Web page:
Dreamworks Animation has an on-going partnership with HP, and the studio exclusively uses HP workstations and servers. In 2005, AMD signed a 3 year deal to provide processors to the studio. This relationship ended in 2008, and Dreamworks announced that they will use Intel processors for future productions.

Note: All traditionally animated films were made at the Glendale studio.

Note: All stop-motion films were produced by Aardman Animations.

Note: Only one computer-animated film was produced by Aardman.

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DreamWorks Television

DreamWorks Television is a television production company that is a division of DreamWorks SKG, a former subsidiary of Viacom-owned Paramount Pictures. The syndication rights to DreamWorks' TV series were held by CBS Paramount Television until fall 2008, the successor-in-interest to Paramount's TV unit owned by CBS Corporation.

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DreamWorks Records


DreamWorks Records was an American record label. Founded in 1996 by David Geffen, Steven Spielberg and Jeffrey Katzenberg as a subsidiary of DreamWorks SKG, the label operated until 2005 when it was shut down. The label itself also featured a Nashville, Tennessee based subsidiary, DreamWorks Nashville, which specialized in country music and was also shut down in 2005.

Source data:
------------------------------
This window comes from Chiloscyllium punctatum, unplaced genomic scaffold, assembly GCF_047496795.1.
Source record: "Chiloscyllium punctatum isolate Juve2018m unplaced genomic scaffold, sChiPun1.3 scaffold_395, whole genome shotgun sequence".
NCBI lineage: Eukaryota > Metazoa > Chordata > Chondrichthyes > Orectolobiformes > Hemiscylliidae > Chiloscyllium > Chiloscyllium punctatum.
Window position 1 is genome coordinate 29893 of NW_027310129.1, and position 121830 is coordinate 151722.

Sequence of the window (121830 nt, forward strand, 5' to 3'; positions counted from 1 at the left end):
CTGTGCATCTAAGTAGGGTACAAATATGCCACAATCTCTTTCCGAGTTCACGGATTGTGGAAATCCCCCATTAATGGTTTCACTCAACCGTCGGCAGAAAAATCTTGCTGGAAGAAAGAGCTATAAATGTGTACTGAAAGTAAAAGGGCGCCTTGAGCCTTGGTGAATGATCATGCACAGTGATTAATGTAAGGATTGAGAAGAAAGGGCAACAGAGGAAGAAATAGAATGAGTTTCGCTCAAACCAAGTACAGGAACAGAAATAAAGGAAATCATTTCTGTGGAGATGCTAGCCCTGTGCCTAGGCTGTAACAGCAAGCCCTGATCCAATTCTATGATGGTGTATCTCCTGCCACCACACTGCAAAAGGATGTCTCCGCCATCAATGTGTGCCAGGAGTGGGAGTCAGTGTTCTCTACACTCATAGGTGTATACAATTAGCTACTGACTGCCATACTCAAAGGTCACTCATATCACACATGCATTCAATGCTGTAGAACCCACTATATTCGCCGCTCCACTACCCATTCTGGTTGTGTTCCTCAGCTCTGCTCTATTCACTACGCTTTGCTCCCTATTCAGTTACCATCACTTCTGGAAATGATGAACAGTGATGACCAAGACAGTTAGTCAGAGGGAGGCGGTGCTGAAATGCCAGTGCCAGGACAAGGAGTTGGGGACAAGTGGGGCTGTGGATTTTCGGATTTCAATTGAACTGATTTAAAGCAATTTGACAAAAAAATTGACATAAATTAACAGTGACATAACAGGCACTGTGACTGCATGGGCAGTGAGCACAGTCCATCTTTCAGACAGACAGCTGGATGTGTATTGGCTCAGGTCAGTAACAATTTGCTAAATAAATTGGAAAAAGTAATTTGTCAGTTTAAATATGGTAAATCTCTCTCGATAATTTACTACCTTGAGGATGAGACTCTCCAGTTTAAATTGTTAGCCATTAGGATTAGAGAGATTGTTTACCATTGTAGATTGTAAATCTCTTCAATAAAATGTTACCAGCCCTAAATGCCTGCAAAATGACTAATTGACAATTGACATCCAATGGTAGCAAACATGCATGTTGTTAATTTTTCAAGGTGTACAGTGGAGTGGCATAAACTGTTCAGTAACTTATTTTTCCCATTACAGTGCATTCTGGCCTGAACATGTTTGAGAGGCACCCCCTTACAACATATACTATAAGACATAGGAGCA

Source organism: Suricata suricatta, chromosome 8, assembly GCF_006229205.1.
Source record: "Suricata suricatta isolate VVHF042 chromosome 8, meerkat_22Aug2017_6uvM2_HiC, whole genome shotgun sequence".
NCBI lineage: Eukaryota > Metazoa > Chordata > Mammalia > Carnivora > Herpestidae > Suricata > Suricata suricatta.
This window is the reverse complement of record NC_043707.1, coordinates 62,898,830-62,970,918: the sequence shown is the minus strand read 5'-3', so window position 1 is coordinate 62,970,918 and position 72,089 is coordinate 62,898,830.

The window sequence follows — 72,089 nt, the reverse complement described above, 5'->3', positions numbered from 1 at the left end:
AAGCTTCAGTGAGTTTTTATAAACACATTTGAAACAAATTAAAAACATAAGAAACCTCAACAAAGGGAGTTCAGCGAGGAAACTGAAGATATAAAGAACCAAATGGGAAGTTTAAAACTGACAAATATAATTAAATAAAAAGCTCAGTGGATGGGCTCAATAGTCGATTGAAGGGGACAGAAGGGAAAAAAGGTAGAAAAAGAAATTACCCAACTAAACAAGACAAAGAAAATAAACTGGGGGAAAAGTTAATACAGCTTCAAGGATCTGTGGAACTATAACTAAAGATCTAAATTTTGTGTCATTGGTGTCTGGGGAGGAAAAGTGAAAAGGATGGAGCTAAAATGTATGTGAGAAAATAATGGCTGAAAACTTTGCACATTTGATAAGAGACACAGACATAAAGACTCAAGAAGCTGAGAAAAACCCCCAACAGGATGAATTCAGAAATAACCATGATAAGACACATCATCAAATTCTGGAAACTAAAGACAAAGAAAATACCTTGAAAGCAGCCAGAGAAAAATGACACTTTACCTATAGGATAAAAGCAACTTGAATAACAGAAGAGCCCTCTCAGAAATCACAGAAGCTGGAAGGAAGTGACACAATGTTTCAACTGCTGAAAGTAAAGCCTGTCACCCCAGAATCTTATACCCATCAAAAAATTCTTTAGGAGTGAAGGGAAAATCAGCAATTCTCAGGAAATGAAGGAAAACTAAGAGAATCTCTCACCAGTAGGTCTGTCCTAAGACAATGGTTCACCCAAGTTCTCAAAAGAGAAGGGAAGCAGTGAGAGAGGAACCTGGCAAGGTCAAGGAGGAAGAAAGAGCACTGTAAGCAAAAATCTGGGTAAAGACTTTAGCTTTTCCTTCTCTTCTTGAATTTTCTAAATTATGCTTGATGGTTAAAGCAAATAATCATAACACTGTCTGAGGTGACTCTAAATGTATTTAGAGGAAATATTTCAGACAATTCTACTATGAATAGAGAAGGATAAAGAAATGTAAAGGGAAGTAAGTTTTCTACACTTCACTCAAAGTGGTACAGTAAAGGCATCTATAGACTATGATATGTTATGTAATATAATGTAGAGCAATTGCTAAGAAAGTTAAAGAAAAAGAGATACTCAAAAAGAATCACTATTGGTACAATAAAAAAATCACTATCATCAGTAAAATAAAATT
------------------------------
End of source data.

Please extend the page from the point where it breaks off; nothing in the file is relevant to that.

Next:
In 1996, six years after Geffen sold Geffen Records to MCA Music Entertainment, he joined Spielberg and Katzenberg to form DreamWorks SKG, which included the subsidiary DreamWorks Records. The label's logo was the last project completed by artist Roy Lichtenstein. Geffen Records distributed DreamWorks until 1998, when Interscope Records took over distribution duties. Rufus Wainwright was the first to be signed to the new label in early 1996. Henry Rollins (both as a spoken-word artist and with Rollins Band), George Michael, Randy Newman, Morphine, Eels, and others were also signed to the label.

The label was presided over by Lenny Waronker and Mo Ostin, who had previously ran Warner Bros. Records up until the mid-1990s. In a quest to cut costs, Dreamworks SKG sold the label to Universal Music Group (MCA's successor company) in October 2003. Despite high profile attention, the DreamWorks Records label ultimately failed to live up to full commercial expectation. With consistently lacking revenue, the label would eventually be dismantled, with much of its roster absorbed into Geffen Records in 2004. Its country music division, meanwhile, remained operational until January 29, 2006, when it was shut down by Universal Music Group Nashville.

Between 1999 and 2005, DreamWorks also operated a division in Nashville, Tennessee for country music acts. Among the artists signed to the DreamWorks Nashville division were Jessica Andrews, Emerson Drive, Toby Keith, Tracy Lawrence, Randy Travis, Jimmy Wayne, and Darryl Worley. After DreamWorks Records' dissolution, former executive Scott Borchetta formed Big Machine Records in late 2005, signing several country music acts to the label. Borchetta also signed Show Dog Records in partnership with Toby Keith, although Keith dropped his association with the latter label in 2006.